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Close UpMichelle Yeoh's Charitable Collaboration with Tod's

Michelle Yeoh's Charitable Collaboration with Tod's

Michelle Yeoh's Charitable Collaboration with Tod's
By Annabelle Teo
April 27, 2011

A potent combination of style and substance, accomplished actress, Michelle Yeoh talks purses and philanthropy with Asia Tatler

The Tod's D Bag has become somewhat of an icon among bag lovers - and most certainly within the brand's own stable of designs - and to celebrate its evolution, Tod's recently held the D Bag Retrospective Exhibition at Paragon. So named after the late Princess Diana, who was a fan, the D Bag has been seen hanging off the arms of stylish celebrities such as Diane Kruger, Nicole Kidman, and most recently, royal bride-to-be, Kate Middleton.


Closer to home, Malaysian actress, Michelle Yeoh is one of Tod's famous fans. She even customised a design for the D Bag, which was sold through a silent auction, with proceeds going towards the relief efforts in Japan. Not only is Yeoh a respected actress, she's also a passionate advocate for global road safety and environmental causes. She was in town to grace the exhibition, and Asia Tatler caught a quick word with the petite lady about the inspiration behind her design and how she is, in her own way, making a difference in the world.

Asia Tatler: In your opinion, how important is a good bag?
Michelle Yeoh: Oh, it's very important, especially for someone like me who travels all the time. It needs to be functional. I'm not crazy about little bags because they're an accessory. They're good to look at but they can only fit one lipstick. A good solid bag is where I can have my passport, my iPad, phone and a book. And with compartments - it has to have a sense of organisation and be of good quality.

AT: What was the inspiration behind your design for the Tod's D Bag?
MY: As it's for the victims of the tsunami in Japan, I wanted it to be significant of the fact that they are in our thoughts, and that our arms are always extended to offer the help that they need.



AT: Can you tell us more about the process?
MY: With things like that it's the inspiration of the moment. When they asked, I was thinking about what I would like to see. I think when we were looking at all the images coming out of Japan, the whole world was very moved by the dignity of the people; how they were unselfishly helping one another. It was very orderly, and there was no panic. It felt very serene, almost. We have a Chinese folk tale where they build a bridge for two lovers to meet - it's like with the golden swallows we build the bridge, and with [the leaves representing] hands we reach out to them.

AT: You have been much involved with various charity and environmental organisations - what are some of your pet causes?
MY: I have been very entrenched with the environment because I think it's our responsibility not just for ourselves but also for Mother Nature and the future. At the moment my biggest cause is on road safety. I'm the global ambassador for the Make Roads Safe campaign, and I've been travelling around the world for the last, almost 4 years now, for road safety issues. It's been a real privilege, and I'm always pushing across this point that we can do, we can save lives and it doesn't cost us much more. We have to implement it into the infrastructure and there's enforcement and education. It's been a worth experience as a personal journey.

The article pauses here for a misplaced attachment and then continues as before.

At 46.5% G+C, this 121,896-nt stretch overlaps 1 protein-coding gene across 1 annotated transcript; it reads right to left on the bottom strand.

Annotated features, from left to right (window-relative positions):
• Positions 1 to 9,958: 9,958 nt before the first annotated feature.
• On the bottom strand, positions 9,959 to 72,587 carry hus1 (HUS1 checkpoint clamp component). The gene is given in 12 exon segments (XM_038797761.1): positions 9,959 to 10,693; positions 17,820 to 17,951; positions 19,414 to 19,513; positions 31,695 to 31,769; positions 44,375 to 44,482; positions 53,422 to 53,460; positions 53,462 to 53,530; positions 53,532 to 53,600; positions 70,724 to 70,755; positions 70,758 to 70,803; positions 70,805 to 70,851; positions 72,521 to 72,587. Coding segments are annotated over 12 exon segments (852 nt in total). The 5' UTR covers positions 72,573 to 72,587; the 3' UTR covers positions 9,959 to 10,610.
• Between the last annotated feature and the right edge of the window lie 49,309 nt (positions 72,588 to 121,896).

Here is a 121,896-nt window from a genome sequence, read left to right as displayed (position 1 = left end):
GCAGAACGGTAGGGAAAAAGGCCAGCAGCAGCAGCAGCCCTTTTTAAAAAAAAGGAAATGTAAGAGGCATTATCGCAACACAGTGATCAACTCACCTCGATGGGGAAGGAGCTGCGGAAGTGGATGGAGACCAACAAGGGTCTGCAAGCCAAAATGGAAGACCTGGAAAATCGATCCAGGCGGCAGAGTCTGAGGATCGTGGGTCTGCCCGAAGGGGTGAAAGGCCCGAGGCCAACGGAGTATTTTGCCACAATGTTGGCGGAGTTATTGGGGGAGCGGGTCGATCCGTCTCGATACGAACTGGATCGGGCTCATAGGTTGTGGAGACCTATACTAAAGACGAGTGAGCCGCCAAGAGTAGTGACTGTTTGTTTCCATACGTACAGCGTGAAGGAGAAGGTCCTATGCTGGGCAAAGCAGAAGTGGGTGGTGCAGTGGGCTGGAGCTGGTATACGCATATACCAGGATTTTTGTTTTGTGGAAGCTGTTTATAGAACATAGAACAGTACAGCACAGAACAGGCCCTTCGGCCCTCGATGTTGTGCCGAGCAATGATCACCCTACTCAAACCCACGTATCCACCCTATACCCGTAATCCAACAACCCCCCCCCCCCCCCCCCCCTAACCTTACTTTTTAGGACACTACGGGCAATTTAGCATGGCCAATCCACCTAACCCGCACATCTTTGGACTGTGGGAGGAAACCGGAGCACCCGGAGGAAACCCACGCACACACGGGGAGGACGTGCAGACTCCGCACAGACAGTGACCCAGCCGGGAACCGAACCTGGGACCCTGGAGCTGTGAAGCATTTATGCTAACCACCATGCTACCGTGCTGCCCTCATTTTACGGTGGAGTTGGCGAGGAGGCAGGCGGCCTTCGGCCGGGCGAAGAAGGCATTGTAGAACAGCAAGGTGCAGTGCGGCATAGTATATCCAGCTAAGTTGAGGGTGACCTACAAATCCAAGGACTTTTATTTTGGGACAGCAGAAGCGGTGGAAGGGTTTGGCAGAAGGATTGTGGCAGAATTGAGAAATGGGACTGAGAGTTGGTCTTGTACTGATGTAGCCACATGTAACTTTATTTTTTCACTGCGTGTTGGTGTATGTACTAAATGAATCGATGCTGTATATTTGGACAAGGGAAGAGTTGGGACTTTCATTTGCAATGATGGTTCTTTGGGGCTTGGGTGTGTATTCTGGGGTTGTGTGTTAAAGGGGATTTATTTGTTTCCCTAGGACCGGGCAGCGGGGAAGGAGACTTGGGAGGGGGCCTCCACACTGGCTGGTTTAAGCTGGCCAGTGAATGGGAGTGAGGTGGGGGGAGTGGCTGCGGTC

AT: Has it been challenging to have to speak on these issues?
MY: Yes. A lot of the times it's very technical. When I first started, everyone was like, ‘What is road safety?' or ‘Oh, I don't own a car so I don't have to worry about it.' We use the roads from the time we are born. Think about it - when you have to go home from the hospital, you're on the road. If you're unfortunate and a crash happens, that's the end. It can be a matter of a few seconds, but it can dramatically and tragically change lives. The good news is they do have answers, what we call ‘vaccines'. Now we have to make sure that they implement them. Apart from that I'm also very into endangered species. I did a documentary on orang utans a year ago, and I'm hoping to do more. It's very educational to yourself, to be there. You understand that it's such a great gift and if you don't protect it, it will be lost forever.

AT: What other projects are you working on?
MY: I've just finished filming The Lady [about Aung San Suu Kyi], and we hope that it will be out in October. This has been a very special experience. It's almost not just a movie anymore. It's about an iconic woman, a heroine of our times, a truly legendary figure. Her cause for the people of Burma and basic human rights is something that we should be very aware of.

AT: Has this been your most challenging role to date?
MY: Yes, I think the sense of responsibility for this one is a lot higher. Everybody knows who she is and what she represents. You feel a great sympathy and empathy towards that. At the same time, you want to ensure that all the people who have supported her, continue to support her and sacrifice themselves for the cause. It's a factual movie, and we're not trying to demonise or glorify anybody. It is an incredible love story to start with, but I think that anything to do with her will always have to be political.



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